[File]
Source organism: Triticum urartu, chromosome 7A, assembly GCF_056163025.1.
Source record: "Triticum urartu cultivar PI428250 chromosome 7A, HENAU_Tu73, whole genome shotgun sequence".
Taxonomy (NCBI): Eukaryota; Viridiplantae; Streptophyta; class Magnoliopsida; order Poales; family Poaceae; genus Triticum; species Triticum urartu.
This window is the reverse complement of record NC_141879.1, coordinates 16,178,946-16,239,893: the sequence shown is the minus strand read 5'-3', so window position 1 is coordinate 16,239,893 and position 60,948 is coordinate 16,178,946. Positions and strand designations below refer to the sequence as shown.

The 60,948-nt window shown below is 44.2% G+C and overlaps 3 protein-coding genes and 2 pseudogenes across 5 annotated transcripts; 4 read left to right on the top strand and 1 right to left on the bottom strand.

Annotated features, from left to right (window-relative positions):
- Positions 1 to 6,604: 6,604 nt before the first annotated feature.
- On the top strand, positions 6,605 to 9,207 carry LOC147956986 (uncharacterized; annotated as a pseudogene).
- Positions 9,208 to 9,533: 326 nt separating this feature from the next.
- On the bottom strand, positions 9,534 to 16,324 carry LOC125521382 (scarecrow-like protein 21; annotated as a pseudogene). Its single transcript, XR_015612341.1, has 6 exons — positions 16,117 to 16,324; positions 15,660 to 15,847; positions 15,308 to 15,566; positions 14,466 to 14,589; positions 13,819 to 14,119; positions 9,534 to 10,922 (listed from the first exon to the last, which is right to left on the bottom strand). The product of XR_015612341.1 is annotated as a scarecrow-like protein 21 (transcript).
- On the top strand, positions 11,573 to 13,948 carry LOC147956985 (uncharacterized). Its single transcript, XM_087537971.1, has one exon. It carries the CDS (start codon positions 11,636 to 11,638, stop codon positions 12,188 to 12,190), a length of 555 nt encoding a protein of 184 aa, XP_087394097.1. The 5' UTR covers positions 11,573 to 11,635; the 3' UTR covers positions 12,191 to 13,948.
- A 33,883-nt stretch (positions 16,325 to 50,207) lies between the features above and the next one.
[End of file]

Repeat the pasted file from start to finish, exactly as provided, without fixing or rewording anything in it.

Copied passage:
Source organism: Triticum urartu, chromosome 7A, assembly GCF_056163025.1.
Source record: "Triticum urartu cultivar PI428250 chromosome 7A, HENAU_Tu73, whole genome shotgun sequence".
Taxonomy (NCBI): Eukaryota; Viridiplantae; Streptophyta; class Magnoliopsida; order Poales; family Poaceae; genus Triticum; species Triticum urartu.
This window is the reverse complement of record NC_141879.1, coordinates 16,178,946-16,239,893: the sequence shown is the minus strand read 5'-3', so window position 1 is coordinate 16,239,893 and position 60,948 is coordinate 16,178,946. Positions and strand designations below refer to the sequence as shown.

The 60,948-nt window shown below is 44.2% G+C and overlaps 3 protein-coding genes and 2 pseudogenes across 5 annotated transcripts; 4 read left to right on the top strand and 1 right to left on the bottom strand.

Annotated features, from left to right (window-relative positions):
- Positions 1 to 6,604: 6,604 nt before the first annotated feature.
- On the top strand, positions 6,605 to 9,207 carry LOC147956986 (uncharacterized; annotated as a pseudogene).
- Positions 9,208 to 9,533: 326 nt separating this feature from the next.
- On the bottom strand, positions 9,534 to 16,324 carry LOC125521382 (scarecrow-like protein 21; annotated as a pseudogene). Its single transcript, XR_015612341.1, has 6 exons — positions 16,117 to 16,324; positions 15,660 to 15,847; positions 15,308 to 15,566; positions 14,466 to 14,589; positions 13,819 to 14,119; positions 9,534 to 10,922 (listed from the first exon to the last, which is right to left on the bottom strand). The product of XR_015612341.1 is annotated as a scarecrow-like protein 21 (transcript).
- On the top strand, positions 11,573 to 13,948 carry LOC147956985 (uncharacterized). Its single transcript, XM_087537971.1, has one exon. It carries the CDS (start codon positions 11,636 to 11,638, stop codon positions 12,188 to 12,190), a length of 555 nt encoding a protein of 184 aa, XP_087394097.1. The 5' UTR covers positions 11,573 to 11,635; the 3' UTR covers positions 12,191 to 13,948.
- A 33,883-nt stretch (positions 16,325 to 50,207) lies between the features above and the next one.